Learn more about Tennis Elbow and how to get pain free.
In your arm there is a series of muscles that run through to your wrist and are attached to a bony bump on the outside of your elbow called the lateral epicondyle. Sometimes, through injury or by repetitive overuse, the site where these muscles insert can become irritated or inflamed.
This condition is known as lateral epicondylitis or more commonly as "tennis elbow"- although the majority of those affected do not play tennis.
There are numerous activities that can lead to the creation of "tennis elbow". Typically activities involving repetitive wrist extension are the main cause of this condition, i.e., tennis, carpentry, bricklaying, knitting, playing piano, typing, or lifting objects with your palm facing down. On average the condition is 3 times more likely to strike your dominant arm.
Tennis elbow typically starts as short burts of intermittent pain or slight discomfort during the activity. Slowly over time the condition progresses to the point where even simple activities, like holding a coffee cup, become painful. Pain in some cases may worsen when you straighten your arm, grip a doorknob or shake hands. The pain may vary from mild to severe and commonly radiates into the forearm, sometimes to the wrist.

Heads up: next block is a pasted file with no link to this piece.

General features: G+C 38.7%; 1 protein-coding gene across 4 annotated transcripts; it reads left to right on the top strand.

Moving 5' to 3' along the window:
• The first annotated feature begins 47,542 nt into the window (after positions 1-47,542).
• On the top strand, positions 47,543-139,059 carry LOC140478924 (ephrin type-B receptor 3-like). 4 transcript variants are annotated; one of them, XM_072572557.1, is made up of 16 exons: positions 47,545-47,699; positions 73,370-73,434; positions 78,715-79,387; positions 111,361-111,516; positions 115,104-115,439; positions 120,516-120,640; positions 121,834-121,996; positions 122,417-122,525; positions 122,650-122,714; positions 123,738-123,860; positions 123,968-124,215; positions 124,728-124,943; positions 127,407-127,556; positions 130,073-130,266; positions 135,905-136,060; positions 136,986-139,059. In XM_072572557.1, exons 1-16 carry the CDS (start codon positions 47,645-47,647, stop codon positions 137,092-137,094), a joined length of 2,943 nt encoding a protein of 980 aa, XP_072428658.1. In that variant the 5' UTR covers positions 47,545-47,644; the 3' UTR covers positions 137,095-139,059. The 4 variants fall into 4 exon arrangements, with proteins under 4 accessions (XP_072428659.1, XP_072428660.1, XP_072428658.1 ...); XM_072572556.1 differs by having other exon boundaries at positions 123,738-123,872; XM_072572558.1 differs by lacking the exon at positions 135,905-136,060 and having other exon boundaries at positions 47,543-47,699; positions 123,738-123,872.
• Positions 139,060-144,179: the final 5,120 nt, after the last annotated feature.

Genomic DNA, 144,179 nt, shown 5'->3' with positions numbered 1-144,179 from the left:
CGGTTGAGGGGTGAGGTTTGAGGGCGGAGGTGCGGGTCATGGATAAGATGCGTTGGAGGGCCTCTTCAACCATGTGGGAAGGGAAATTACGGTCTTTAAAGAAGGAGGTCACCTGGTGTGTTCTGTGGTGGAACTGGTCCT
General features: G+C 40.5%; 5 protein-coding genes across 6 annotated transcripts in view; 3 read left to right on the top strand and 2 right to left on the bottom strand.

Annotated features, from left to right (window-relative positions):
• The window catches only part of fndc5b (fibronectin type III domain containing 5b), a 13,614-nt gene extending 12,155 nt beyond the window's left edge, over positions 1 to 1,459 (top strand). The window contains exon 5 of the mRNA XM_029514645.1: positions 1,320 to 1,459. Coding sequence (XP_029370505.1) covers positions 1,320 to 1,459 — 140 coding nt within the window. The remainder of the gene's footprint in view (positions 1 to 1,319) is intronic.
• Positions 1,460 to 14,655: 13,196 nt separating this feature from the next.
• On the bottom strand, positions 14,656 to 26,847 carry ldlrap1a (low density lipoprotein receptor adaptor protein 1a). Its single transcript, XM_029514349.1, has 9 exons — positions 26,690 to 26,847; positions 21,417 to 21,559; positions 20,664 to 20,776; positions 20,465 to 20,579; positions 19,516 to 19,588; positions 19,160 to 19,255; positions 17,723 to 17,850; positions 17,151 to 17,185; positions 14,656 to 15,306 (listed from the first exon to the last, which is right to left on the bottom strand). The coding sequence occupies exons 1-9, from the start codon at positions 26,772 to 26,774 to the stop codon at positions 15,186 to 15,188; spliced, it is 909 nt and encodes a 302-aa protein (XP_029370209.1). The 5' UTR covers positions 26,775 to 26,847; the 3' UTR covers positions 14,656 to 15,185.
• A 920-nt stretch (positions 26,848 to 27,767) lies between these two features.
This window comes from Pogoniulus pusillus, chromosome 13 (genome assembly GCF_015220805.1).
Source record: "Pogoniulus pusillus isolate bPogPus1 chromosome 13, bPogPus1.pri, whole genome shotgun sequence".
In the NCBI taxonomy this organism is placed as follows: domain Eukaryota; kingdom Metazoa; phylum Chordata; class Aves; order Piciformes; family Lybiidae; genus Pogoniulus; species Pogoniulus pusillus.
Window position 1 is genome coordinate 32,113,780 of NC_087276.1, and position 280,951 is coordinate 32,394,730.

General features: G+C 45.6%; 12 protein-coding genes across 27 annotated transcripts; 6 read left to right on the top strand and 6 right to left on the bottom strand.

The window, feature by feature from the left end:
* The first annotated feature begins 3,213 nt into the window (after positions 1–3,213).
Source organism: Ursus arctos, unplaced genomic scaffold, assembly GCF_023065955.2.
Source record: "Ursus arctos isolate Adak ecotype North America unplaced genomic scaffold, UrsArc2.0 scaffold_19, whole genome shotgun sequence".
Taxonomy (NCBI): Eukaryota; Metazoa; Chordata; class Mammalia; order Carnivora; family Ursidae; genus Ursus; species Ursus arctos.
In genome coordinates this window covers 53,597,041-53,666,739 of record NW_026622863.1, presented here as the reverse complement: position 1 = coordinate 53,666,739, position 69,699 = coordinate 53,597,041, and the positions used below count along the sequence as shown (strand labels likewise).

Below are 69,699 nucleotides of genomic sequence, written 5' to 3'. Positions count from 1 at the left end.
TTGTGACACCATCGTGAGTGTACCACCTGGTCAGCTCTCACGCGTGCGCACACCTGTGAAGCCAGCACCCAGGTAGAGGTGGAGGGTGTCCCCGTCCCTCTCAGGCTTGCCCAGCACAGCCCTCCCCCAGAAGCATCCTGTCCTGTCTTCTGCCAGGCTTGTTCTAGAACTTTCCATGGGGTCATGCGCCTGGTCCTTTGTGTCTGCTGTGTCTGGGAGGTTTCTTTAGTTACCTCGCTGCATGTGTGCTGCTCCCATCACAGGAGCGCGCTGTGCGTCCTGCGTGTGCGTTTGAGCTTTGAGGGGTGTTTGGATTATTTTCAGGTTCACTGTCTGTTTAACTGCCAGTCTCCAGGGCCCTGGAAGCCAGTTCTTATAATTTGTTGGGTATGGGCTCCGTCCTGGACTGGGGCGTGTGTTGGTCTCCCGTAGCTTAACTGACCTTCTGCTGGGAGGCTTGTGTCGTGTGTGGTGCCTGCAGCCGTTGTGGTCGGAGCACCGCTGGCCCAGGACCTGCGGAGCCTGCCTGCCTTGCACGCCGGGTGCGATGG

Without treatment, "tennis elbow" usually lingers - of individuals suffering from tennis elbow 80% still report pain after one year. When putting together a treatment plan for getting over "tennis elbow" the first step is to modify or eliminate activities that cause symptoms. At night time it is best to avoid sleeping with your elbow compressed under your pillow. It is also best to avoid lifting heavy objects with your palm facing down.
If you are an avid tennis player or racquetball player you may need to consider changing to a lighter racket or a smaller handle. In some cases we may prescribe a "counter force brace" for your elbow. This brace will act as a temporary new attachment site for your muscles, what this does is reduce the stress to your elbow. In some cases sports creams and home ice massage may provide relief as well. Be patient with your recovery!